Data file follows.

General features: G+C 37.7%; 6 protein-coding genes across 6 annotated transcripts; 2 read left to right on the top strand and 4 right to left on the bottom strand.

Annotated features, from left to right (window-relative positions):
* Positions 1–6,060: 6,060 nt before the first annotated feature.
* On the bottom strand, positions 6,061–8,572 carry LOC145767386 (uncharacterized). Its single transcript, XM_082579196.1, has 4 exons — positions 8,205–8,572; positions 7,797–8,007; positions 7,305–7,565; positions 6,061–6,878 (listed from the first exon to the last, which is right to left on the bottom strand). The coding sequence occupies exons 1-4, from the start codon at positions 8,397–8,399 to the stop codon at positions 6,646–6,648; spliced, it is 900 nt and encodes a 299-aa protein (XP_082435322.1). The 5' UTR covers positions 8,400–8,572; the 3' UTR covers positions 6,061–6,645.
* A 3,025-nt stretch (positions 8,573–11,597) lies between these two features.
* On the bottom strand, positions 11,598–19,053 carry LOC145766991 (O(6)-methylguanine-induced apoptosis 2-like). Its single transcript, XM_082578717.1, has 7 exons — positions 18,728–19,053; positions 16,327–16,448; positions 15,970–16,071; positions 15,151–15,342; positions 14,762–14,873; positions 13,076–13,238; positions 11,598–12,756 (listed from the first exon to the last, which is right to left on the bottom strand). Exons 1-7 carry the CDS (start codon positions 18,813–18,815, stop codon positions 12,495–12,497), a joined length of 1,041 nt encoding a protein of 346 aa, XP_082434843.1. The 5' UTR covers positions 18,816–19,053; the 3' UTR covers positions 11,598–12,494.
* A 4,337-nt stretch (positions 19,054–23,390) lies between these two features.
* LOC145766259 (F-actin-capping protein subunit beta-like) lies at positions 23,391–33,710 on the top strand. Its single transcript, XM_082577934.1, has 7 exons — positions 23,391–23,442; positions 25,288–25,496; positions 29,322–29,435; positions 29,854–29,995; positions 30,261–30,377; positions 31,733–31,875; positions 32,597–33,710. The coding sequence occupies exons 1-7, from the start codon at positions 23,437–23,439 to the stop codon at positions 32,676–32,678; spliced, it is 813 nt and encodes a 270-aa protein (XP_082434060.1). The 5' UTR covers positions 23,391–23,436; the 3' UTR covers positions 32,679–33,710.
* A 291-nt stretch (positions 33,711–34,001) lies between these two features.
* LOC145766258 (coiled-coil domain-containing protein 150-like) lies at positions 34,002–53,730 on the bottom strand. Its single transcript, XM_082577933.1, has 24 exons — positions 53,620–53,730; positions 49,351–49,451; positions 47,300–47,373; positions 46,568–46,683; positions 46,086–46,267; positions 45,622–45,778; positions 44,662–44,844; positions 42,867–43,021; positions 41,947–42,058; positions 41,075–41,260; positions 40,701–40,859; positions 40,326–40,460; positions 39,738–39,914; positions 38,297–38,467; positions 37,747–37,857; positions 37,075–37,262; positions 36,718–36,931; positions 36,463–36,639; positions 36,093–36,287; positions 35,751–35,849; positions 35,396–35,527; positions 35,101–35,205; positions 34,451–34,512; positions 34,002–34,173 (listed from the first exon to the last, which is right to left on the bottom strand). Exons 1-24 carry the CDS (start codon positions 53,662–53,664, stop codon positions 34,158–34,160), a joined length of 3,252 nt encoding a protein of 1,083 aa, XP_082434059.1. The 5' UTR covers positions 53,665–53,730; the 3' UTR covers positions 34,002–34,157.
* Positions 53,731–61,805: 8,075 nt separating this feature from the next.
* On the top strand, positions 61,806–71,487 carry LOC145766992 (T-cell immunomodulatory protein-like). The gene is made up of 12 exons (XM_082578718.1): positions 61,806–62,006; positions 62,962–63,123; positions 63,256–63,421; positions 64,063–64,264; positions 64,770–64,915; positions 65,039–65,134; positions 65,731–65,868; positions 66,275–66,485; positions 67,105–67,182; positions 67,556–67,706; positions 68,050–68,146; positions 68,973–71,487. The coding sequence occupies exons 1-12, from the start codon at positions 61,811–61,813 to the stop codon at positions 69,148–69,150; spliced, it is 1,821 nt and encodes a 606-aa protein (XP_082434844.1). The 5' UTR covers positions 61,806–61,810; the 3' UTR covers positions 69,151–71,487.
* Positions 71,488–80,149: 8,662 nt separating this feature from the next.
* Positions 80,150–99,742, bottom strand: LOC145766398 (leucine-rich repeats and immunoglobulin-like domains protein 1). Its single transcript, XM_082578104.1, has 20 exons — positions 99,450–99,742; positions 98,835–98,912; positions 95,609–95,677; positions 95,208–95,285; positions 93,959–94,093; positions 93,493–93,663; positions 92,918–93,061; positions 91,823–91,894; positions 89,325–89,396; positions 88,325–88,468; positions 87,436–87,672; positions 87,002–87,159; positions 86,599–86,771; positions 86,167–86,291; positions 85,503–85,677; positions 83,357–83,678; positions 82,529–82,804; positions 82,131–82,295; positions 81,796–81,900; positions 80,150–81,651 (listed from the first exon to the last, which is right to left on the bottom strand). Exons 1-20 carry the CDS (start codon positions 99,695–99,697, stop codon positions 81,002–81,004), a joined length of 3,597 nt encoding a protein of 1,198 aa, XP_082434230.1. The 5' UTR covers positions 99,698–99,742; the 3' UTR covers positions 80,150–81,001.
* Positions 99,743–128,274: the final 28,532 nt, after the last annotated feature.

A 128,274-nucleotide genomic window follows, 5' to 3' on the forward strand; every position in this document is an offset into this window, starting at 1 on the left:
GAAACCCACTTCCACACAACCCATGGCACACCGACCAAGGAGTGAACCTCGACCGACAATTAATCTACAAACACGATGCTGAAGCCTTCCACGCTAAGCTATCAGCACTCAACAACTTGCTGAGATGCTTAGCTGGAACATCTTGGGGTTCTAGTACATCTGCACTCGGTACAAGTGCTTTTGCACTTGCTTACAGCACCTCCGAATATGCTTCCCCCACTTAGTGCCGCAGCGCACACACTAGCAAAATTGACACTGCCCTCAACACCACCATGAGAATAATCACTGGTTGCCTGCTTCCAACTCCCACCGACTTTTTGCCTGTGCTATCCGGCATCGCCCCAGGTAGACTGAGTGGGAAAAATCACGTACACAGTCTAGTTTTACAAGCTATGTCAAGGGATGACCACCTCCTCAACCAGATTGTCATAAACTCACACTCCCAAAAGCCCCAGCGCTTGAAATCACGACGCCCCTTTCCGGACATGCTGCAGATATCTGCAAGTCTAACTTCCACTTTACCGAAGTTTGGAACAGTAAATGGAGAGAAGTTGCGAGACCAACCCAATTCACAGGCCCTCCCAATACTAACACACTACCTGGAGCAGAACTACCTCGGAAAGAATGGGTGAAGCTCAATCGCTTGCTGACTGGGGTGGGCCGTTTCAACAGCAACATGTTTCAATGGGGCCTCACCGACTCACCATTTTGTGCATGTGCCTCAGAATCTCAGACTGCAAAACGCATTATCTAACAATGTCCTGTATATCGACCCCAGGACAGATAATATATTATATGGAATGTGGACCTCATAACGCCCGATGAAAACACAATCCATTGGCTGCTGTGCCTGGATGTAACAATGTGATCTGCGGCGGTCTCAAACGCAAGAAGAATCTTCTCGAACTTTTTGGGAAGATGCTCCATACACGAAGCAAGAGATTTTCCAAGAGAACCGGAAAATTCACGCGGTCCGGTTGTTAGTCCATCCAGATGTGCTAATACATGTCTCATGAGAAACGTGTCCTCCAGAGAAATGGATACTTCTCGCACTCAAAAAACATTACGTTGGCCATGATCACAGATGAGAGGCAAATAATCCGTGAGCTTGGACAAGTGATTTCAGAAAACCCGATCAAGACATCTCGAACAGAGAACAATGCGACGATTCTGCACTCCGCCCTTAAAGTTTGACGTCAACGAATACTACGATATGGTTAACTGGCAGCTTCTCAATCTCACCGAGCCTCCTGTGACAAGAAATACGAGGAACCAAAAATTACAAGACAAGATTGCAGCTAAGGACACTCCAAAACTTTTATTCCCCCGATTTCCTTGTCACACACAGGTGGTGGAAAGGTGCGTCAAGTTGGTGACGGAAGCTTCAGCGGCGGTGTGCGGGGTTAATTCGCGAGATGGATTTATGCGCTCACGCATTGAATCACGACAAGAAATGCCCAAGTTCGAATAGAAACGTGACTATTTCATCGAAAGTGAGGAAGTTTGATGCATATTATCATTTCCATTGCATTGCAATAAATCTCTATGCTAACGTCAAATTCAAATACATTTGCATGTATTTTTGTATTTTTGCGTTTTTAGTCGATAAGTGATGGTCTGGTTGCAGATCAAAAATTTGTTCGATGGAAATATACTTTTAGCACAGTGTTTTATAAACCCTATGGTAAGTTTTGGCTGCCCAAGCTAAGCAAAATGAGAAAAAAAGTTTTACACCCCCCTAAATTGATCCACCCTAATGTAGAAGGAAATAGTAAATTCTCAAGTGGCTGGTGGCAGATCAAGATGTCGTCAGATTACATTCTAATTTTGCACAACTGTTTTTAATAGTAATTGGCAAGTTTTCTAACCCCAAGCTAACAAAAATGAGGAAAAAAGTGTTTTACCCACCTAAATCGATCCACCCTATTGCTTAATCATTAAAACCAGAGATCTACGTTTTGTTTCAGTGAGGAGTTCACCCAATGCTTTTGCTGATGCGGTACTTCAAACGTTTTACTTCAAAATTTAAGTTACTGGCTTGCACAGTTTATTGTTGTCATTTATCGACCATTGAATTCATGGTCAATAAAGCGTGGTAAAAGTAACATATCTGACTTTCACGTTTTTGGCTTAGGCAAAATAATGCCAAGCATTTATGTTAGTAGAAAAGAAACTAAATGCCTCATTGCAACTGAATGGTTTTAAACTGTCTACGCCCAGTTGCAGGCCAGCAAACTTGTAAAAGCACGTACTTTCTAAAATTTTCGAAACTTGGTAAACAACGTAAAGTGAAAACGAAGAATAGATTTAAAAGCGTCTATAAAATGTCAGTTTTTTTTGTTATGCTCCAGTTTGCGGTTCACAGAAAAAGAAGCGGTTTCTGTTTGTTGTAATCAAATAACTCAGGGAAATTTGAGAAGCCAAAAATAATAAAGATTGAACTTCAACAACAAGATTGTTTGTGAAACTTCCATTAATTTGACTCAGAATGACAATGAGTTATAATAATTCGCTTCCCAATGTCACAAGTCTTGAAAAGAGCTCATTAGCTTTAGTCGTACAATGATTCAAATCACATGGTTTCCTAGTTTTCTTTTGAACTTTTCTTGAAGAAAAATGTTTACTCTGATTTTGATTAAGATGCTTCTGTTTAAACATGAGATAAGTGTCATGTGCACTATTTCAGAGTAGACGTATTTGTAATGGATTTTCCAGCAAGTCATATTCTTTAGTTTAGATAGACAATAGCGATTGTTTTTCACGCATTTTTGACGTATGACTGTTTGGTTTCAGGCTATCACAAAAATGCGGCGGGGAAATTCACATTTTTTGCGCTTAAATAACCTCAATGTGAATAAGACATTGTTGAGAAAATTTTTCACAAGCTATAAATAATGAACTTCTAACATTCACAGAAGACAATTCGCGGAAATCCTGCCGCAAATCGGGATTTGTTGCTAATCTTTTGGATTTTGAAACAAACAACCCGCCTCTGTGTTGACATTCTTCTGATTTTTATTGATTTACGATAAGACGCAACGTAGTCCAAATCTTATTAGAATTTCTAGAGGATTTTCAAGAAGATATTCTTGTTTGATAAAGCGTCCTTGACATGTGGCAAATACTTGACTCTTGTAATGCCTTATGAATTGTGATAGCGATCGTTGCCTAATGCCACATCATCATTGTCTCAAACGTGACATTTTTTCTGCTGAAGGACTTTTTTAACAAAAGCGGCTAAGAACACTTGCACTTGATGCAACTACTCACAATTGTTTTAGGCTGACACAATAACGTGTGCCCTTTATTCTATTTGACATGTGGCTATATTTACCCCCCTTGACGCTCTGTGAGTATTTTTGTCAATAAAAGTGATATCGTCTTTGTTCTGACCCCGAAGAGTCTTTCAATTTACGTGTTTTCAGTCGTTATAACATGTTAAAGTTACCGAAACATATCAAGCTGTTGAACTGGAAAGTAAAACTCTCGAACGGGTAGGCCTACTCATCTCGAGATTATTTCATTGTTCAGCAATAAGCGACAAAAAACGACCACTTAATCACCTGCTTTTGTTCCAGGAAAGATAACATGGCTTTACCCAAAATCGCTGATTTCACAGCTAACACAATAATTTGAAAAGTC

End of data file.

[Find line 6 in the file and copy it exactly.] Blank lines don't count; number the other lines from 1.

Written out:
* On the bottom strand, positions 11,598–19,053 carry LOC145766991 (O(6)-methylguanine-induced apoptosis 2-like). Its single transcript, XM_082578717.1, has 7 exons — positions 18,728–19,053; positions 16,327–16,448; positions 15,970–16,071; positions 15,151–15,342; positions 14,762–14,873; positions 13,076–13,238; positions 11,598–12,756 (listed from the first exon to the last, which is right to left on the bottom strand). Exons 1-7 carry the CDS (start codon positions 18,813–18,815, stop codon positions 12,495–12,497), a joined length of 1,041 nt encoding a protein of 346 aa, XP_082434843.1. The 5' UTR covers positions 18,816–19,053; the 3' UTR covers positions 11,598–12,494.